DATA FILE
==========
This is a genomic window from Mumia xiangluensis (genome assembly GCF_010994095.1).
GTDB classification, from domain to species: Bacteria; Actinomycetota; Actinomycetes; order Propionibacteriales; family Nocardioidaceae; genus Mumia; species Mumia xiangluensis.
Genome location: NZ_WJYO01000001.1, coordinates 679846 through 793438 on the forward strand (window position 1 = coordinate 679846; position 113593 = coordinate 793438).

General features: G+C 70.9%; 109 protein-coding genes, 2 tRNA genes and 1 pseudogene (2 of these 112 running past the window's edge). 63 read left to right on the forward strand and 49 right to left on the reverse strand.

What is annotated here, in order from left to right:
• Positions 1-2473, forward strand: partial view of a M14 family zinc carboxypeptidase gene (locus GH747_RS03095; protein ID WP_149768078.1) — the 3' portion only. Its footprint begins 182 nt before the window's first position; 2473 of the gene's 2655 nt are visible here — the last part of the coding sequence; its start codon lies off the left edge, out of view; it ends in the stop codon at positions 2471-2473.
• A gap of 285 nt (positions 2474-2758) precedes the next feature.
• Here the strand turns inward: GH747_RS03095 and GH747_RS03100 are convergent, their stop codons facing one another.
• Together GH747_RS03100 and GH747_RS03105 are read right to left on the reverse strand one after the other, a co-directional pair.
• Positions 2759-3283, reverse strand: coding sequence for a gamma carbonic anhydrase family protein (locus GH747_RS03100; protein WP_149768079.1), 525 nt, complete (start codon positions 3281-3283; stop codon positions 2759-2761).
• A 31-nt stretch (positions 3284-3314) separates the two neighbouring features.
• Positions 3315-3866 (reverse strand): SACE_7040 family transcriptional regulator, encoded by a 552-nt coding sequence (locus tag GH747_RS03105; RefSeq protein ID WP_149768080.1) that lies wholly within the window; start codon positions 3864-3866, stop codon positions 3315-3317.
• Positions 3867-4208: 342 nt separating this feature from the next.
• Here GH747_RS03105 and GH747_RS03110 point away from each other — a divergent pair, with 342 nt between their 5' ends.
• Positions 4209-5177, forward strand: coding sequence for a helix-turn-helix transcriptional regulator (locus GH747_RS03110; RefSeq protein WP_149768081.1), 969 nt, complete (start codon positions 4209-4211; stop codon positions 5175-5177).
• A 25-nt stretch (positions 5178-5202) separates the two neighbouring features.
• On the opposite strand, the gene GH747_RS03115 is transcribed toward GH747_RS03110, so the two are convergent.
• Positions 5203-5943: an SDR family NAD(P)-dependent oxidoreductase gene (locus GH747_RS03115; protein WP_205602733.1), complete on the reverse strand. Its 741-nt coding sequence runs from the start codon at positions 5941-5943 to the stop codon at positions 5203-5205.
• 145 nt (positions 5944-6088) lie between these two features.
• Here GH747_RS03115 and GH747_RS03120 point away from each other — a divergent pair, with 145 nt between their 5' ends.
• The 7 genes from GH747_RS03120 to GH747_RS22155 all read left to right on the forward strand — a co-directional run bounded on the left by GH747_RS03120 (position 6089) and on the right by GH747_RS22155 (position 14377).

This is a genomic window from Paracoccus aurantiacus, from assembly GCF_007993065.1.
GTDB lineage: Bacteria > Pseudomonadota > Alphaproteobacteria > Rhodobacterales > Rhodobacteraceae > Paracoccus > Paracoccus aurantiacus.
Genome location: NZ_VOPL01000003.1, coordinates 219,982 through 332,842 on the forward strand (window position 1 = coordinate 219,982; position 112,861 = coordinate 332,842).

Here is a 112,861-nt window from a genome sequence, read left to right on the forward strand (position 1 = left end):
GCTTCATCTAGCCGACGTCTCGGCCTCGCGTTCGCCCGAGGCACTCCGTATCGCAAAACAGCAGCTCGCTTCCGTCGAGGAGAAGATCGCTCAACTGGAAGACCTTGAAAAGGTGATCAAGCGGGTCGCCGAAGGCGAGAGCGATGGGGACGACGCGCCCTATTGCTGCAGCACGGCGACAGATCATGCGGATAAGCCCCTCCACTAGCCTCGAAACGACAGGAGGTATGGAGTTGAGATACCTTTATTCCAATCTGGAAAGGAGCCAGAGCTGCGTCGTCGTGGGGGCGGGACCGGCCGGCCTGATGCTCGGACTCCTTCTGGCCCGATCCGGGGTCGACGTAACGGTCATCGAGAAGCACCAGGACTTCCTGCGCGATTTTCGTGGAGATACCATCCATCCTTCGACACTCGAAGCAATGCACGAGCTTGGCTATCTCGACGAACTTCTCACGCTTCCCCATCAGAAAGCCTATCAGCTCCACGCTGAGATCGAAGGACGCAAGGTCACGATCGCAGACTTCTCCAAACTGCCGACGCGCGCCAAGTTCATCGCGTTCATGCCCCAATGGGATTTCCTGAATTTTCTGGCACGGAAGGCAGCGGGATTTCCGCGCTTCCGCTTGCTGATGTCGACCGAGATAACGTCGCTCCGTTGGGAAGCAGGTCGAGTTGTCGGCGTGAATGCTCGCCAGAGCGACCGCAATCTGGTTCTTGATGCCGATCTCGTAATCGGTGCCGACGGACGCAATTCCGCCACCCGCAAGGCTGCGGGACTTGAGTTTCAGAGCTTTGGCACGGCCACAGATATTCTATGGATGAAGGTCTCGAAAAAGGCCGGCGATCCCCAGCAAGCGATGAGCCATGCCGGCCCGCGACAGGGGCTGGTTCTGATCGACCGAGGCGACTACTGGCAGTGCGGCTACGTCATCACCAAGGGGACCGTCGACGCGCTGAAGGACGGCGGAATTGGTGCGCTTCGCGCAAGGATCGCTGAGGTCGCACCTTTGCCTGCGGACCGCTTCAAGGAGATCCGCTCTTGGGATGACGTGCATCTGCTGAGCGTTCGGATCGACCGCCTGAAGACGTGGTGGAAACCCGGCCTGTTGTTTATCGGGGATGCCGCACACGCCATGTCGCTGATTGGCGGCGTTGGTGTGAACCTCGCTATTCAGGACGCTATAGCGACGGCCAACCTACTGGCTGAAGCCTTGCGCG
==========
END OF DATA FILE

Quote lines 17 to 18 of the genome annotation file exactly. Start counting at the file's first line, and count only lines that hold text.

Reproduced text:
• On the opposite strand, the gene GH747_RS03115 is transcribed toward GH747_RS03110, so the two are convergent.
• Positions 5203-5943: an SDR family NAD(P)-dependent oxidoreductase gene (locus GH747_RS03115; protein WP_205602733.1), complete on the reverse strand. Its 741-nt coding sequence runs from the start codon at positions 5941-5943 to the stop codon at positions 5203-5205.